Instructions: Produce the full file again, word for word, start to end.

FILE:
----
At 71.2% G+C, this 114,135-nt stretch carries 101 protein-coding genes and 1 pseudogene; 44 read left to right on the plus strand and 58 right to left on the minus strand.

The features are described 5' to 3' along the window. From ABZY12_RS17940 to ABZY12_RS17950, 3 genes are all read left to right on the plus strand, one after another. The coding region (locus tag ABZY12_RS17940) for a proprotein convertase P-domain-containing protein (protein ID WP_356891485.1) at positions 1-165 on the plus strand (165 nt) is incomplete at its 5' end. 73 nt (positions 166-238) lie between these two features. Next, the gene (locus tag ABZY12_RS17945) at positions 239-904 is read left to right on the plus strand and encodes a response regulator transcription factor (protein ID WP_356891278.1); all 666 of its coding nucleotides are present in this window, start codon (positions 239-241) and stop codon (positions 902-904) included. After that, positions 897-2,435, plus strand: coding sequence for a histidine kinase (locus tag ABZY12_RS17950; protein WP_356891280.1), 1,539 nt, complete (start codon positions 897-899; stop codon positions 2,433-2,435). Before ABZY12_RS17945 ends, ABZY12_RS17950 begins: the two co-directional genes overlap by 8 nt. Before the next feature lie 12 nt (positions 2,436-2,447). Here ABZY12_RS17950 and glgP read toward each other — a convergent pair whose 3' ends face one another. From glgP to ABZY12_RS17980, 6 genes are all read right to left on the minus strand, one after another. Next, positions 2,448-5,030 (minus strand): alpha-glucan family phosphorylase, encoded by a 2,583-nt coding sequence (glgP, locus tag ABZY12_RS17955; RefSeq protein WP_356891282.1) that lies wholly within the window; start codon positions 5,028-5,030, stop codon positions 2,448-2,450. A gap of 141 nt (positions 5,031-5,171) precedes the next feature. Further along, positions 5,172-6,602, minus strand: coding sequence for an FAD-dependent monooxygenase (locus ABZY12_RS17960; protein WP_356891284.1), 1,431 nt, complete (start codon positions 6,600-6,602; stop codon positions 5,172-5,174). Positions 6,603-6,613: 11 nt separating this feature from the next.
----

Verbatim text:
At 71.2% G+C, this 114,135-nt stretch carries 101 protein-coding genes and 1 pseudogene; 44 read left to right on the plus strand and 58 right to left on the minus strand.

The features are described 5' to 3' along the window. From ABZY12_RS17940 to ABZY12_RS17950, 3 genes are all read left to right on the plus strand, one after another. The coding region (locus tag ABZY12_RS17940) for a proprotein convertase P-domain-containing protein (protein ID WP_356891485.1) at positions 1-165 on the plus strand (165 nt) is incomplete at its 5' end. 73 nt (positions 166-238) lie between these two features. Next, the gene (locus tag ABZY12_RS17945) at positions 239-904 is read left to right on the plus strand and encodes a response regulator transcription factor (protein ID WP_356891278.1); all 666 of its coding nucleotides are present in this window, start codon (positions 239-241) and stop codon (positions 902-904) included. After that, positions 897-2,435, plus strand: coding sequence for a histidine kinase (locus tag ABZY12_RS17950; protein WP_356891280.1), 1,539 nt, complete (start codon positions 897-899; stop codon positions 2,433-2,435). Before ABZY12_RS17945 ends, ABZY12_RS17950 begins: the two co-directional genes overlap by 8 nt. Before the next feature lie 12 nt (positions 2,436-2,447). Here ABZY12_RS17950 and glgP read toward each other — a convergent pair whose 3' ends face one another. From glgP to ABZY12_RS17980, 6 genes are all read right to left on the minus strand, one after another. Next, positions 2,448-5,030 (minus strand): alpha-glucan family phosphorylase, encoded by a 2,583-nt coding sequence (glgP, locus tag ABZY12_RS17955; RefSeq protein WP_356891282.1) that lies wholly within the window; start codon positions 5,028-5,030, stop codon positions 2,448-2,450. A gap of 141 nt (positions 5,031-5,171) precedes the next feature. Further along, positions 5,172-6,602, minus strand: coding sequence for an FAD-dependent monooxygenase (locus ABZY12_RS17960; protein WP_356891284.1), 1,431 nt, complete (start codon positions 6,600-6,602; stop codon positions 5,172-5,174). Positions 6,603-6,613: 11 nt separating this feature from the next.